The most common eating disorders are anorexia nervosa and bulimia nervosa. Anorexia involves starving yourself. Bulimia nervosa includes a range of behaviors: binge eating, exercising too much, and purging (that is, deliberately getting food out of the body after it has been eaten). Methods for purging vary, but they include vomiting and using laxatives or diuretics to move food more quickly through your digestive system than is normal.
Eating disorders can affect your oral health because they can potentially cause changes in the mouth. For example, if a person repeatedly vomits, that person’s teeth are being exposed to harmful acids that eat away the enamel on the teeth, as well as discoloring them. Cavities and tooth loss can result. Some people brush their teeth after vomiting, thinking that they are protecting themselves from the negative consequences, but unfortunately the brushing does more harm than good when the toothpaste mixes with the harsh acids. It is more effective to rinse the mouth out with a neutral solution of something like baking soda mixed with water instead.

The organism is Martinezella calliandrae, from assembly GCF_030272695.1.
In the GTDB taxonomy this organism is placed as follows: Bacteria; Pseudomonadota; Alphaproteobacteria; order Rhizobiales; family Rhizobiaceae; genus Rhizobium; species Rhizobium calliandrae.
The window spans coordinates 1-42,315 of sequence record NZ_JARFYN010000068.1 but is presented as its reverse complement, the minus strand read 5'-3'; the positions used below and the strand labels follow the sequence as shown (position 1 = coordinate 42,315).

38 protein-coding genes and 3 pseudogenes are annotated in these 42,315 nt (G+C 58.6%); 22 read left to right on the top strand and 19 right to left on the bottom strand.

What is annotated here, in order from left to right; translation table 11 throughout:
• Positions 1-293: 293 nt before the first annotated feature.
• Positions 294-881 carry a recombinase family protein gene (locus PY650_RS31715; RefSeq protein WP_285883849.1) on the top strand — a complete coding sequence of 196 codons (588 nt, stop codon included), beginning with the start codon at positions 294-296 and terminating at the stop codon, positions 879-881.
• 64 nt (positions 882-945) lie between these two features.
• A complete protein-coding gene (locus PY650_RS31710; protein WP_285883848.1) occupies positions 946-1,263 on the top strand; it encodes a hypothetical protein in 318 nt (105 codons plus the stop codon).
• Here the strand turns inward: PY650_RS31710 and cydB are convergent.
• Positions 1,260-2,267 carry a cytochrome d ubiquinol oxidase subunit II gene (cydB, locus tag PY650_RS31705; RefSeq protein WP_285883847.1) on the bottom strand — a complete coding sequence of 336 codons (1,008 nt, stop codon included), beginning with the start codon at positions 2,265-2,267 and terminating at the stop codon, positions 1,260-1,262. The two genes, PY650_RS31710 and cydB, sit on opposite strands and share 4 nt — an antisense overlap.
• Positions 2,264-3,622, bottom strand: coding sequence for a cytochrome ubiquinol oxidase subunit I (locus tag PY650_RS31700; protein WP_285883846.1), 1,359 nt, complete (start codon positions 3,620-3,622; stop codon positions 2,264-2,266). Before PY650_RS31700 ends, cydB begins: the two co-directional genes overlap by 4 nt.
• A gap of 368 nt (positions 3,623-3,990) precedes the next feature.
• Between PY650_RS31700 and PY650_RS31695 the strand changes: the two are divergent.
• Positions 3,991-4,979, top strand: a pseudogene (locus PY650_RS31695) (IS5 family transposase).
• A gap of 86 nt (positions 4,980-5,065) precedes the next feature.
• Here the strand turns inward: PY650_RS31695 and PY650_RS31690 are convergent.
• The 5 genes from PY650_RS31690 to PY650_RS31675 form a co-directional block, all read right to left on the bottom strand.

Eating disorders are a serious problem with potential long-term medical and dental consequences. If you, or someone you love, is suffering from one, be sure to include both a dentist and a doctor as you put together a treatment plan.